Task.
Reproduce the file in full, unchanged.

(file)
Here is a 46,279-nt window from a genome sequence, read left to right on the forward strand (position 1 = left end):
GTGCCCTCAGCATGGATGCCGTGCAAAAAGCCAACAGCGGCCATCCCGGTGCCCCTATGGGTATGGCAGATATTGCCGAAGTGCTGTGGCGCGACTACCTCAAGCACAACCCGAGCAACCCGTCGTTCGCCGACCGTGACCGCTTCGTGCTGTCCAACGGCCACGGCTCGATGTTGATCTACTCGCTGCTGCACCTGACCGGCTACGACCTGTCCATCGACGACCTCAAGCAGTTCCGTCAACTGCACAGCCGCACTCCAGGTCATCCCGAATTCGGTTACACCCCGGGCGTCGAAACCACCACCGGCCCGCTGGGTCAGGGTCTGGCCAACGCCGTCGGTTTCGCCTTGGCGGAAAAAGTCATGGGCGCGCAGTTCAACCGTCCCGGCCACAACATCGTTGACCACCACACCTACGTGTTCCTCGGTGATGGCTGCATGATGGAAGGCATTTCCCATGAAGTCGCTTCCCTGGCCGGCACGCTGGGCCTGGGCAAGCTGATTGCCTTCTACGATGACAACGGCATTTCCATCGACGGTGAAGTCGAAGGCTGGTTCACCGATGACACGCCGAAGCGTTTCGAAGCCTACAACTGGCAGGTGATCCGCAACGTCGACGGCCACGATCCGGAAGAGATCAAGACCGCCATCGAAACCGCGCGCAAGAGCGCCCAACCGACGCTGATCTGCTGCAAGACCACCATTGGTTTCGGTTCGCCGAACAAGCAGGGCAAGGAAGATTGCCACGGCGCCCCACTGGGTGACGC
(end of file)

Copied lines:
Here is a 46,279-nt window from a genome sequence, read left to right on the forward strand (position 1 = left end):
GTGCCCTCAGCATGGATGCCGTGCAAAAAGCCAACAGCGGCCATCCCGGTGCCCCTATGGGTATGGCAGATATTGCCGAAGTGCTGTGGCGCGACTACCTCAAGCACAACCCGAGCAACCCGTCGTTCGCCGACCGTGACCGCTTCGTGCTGTCCAACGGCCACGGCTCGATGTTGATCTACTCGCTGCTGCACCTGACCGGCTACGACCTGTCCATCGACGACCTCAAGCAGTTCCGTCAACTGCACAGCCGCACTCCAGGTCATCCCGAATTCGGTTACACCCCGGGCGTCGAAACCACCACCGGCCCGCTGGGTCAGGGTCTGGCCAACGCCGTCGGTTTCGCCTTGGCGGAAAAAGTCATGGGCGCGCAGTTCAACCGTCCCGGCCACAACATCGTTGACCACCACACCTACGTGTTCCTCGGTGATGGCTGCATGATGGAAGGCATTTCCCATGAAGTCGCTTCCCTGGCCGGCACGCTGGGCCTGGGCAAGCTGATTGCCTTCTACGATGACAACGGCATTTCCATCGACGGTGAAGTCGAAGGCTGGTTCACCGATGACACGCCGAAGCGTTTCGAAGCCTACAACTGGCAGGTGATCCGCAACGTCGACGGCCACGATCCGGAAGAGATCAAGACCGCCATCGAAACCGCGCGCAAGAGCGCCCAACCGACGCTGATCTGCTGCAAGACCACCATTGGTTTCGGTTCGCCGAACAAGCAGGGCAAGGAAGATTGCCACGGCGCCCCACTGGGTGACGC